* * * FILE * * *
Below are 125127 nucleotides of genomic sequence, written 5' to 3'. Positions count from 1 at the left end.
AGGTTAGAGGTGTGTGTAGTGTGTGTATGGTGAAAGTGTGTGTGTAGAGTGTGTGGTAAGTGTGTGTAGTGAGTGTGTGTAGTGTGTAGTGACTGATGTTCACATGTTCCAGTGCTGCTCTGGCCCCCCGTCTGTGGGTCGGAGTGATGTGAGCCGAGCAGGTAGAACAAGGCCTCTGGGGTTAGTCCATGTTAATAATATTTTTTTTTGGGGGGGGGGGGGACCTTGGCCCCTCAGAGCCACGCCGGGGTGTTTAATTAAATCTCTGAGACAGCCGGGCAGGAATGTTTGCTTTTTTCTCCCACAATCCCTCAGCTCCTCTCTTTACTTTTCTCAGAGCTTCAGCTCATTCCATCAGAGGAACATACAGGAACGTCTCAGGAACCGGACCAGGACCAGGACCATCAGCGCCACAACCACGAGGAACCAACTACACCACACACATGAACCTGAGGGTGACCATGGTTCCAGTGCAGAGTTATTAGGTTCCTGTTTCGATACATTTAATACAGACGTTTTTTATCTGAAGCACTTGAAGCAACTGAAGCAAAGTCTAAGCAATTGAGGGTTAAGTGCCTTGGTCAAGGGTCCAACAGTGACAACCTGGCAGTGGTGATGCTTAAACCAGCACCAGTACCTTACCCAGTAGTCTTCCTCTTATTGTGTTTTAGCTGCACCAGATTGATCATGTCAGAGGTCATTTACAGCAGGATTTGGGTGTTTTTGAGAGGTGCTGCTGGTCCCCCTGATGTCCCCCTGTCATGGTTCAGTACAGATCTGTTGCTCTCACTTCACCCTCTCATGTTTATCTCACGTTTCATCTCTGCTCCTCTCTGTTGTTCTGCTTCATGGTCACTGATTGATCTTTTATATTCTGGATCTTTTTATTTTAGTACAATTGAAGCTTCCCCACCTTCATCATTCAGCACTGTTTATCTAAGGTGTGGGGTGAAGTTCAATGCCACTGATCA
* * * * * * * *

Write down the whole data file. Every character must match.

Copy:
Below are 125127 nucleotides of genomic sequence, written 5' to 3'. Positions count from 1 at the left end.
AGGTTAGAGGTGTGTGTAGTGTGTGTATGGTGAAAGTGTGTGTGTAGAGTGTGTGGTAAGTGTGTGTAGTGAGTGTGTGTAGTGTGTAGTGACTGATGTTCACATGTTCCAGTGCTGCTCTGGCCCCCCGTCTGTGGGTCGGAGTGATGTGAGCCGAGCAGGTAGAACAAGGCCTCTGGGGTTAGTCCATGTTAATAATATTTTTTTTTGGGGGGGGGGGGGACCTTGGCCCCTCAGAGCCACGCCGGGGTGTTTAATTAAATCTCTGAGACAGCCGGGCAGGAATGTTTGCTTTTTTCTCCCACAATCCCTCAGCTCCTCTCTTTACTTTTCTCAGAGCTTCAGCTCATTCCATCAGAGGAACATACAGGAACGTCTCAGGAACCGGACCAGGACCAGGACCATCAGCGCCACAACCACGAGGAACCAACTACACCACACACATGAACCTGAGGGTGACCATGGTTCCAGTGCAGAGTTATTAGGTTCCTGTTTCGATACATTTAATACAGACGTTTTTTATCTGAAGCACTTGAAGCAACTGAAGCAAAGTCTAAGCAATTGAGGGTTAAGTGCCTTGGTCAAGGGTCCAACAGTGACAACCTGGCAGTGGTGATGCTTAAACCAGCACCAGTACCTTACCCAGTAGTCTTCCTCTTATTGTGTTTTAGCTGCACCAGATTGATCATGTCAGAGGTCATTTACAGCAGGATTTGGGTGTTTTTGAGAGGTGCTGCTGGTCCCCCTGATGTCCCCCTGTCATGGTTCAGTACAGATCTGTTGCTCTCACTTCACCCTCTCATGTTTATCTCACGTTTCATCTCTGCTCCTCTCTGTTGTTCTGCTTCATGGTCACTGATTGATCTTTTATATTCTGGATCTTTTTATTTTAGTACAATTGAAGCTTCCCCACCTTCATCATTCAGCACTGTTTATCTAAGGTGTGGGGTGAAGTTCAATGCCACTGATCA